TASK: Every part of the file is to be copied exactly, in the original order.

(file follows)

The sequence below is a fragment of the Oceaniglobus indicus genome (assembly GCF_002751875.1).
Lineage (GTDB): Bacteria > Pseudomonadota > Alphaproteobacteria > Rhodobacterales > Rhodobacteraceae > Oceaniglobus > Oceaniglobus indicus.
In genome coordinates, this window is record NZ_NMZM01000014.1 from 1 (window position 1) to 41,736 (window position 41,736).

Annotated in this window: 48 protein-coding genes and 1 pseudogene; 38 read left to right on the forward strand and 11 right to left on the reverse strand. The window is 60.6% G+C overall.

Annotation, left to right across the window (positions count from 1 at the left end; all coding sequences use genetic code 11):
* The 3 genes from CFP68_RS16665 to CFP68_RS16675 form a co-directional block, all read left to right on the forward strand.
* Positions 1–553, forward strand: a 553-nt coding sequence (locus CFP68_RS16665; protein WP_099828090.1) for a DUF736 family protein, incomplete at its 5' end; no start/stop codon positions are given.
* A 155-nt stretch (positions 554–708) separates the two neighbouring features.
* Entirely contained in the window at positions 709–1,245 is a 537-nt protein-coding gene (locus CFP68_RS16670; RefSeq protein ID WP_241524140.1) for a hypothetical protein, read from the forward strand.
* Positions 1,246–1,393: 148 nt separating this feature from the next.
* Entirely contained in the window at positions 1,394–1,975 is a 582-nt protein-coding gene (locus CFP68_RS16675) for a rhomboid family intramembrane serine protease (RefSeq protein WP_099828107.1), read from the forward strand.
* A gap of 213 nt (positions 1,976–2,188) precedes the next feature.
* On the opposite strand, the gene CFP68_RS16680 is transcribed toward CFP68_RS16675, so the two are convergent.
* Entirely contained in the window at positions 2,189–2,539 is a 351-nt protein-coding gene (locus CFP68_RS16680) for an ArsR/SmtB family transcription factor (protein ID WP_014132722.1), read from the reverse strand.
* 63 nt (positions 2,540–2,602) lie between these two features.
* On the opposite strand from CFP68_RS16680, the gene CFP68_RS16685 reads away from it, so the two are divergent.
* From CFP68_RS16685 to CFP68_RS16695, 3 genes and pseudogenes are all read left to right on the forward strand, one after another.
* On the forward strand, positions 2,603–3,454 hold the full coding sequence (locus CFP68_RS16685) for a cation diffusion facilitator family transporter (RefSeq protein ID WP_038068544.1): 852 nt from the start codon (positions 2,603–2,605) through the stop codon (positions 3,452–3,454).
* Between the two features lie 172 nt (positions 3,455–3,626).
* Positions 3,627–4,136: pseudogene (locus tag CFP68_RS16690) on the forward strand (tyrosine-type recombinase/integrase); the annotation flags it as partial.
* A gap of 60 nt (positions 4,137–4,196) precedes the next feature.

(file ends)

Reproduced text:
The sequence below is a fragment of the Oceaniglobus indicus genome (assembly GCF_002751875.1).
Lineage (GTDB): Bacteria > Pseudomonadota > Alphaproteobacteria > Rhodobacterales > Rhodobacteraceae > Oceaniglobus > Oceaniglobus indicus.
In genome coordinates, this window is record NZ_NMZM01000014.1 from 1 (window position 1) to 41,736 (window position 41,736).

Annotated in this window: 48 protein-coding genes and 1 pseudogene; 38 read left to right on the forward strand and 11 right to left on the reverse strand. The window is 60.6% G+C overall.

Annotation, left to right across the window (positions count from 1 at the left end; all coding sequences use genetic code 11):
* The 3 genes from CFP68_RS16665 to CFP68_RS16675 form a co-directional block, all read left to right on the forward strand.
* Positions 1–553, forward strand: a 553-nt coding sequence (locus CFP68_RS16665; protein WP_099828090.1) for a DUF736 family protein, incomplete at its 5' end; no start/stop codon positions are given.
* A 155-nt stretch (positions 554–708) separates the two neighbouring features.
* Entirely contained in the window at positions 709–1,245 is a 537-nt protein-coding gene (locus CFP68_RS16670; RefSeq protein ID WP_241524140.1) for a hypothetical protein, read from the forward strand.
* Positions 1,246–1,393: 148 nt separating this feature from the next.
* Entirely contained in the window at positions 1,394–1,975 is a 582-nt protein-coding gene (locus CFP68_RS16675) for a rhomboid family intramembrane serine protease (RefSeq protein WP_099828107.1), read from the forward strand.
* A gap of 213 nt (positions 1,976–2,188) precedes the next feature.
* On the opposite strand, the gene CFP68_RS16680 is transcribed toward CFP68_RS16675, so the two are convergent.
* Entirely contained in the window at positions 2,189–2,539 is a 351-nt protein-coding gene (locus CFP68_RS16680) for an ArsR/SmtB family transcription factor (protein ID WP_014132722.1), read from the reverse strand.
* 63 nt (positions 2,540–2,602) lie between these two features.
* On the opposite strand from CFP68_RS16680, the gene CFP68_RS16685 reads away from it, so the two are divergent.
* From CFP68_RS16685 to CFP68_RS16695, 3 genes and pseudogenes are all read left to right on the forward strand, one after another.
* On the forward strand, positions 2,603–3,454 hold the full coding sequence (locus CFP68_RS16685) for a cation diffusion facilitator family transporter (RefSeq protein ID WP_038068544.1): 852 nt from the start codon (positions 2,603–2,605) through the stop codon (positions 3,452–3,454).
* Between the two features lie 172 nt (positions 3,455–3,626).
* Positions 3,627–4,136: pseudogene (locus tag CFP68_RS16690) on the forward strand (tyrosine-type recombinase/integrase); the annotation flags it as partial.
* A gap of 60 nt (positions 4,137–4,196) precedes the next feature.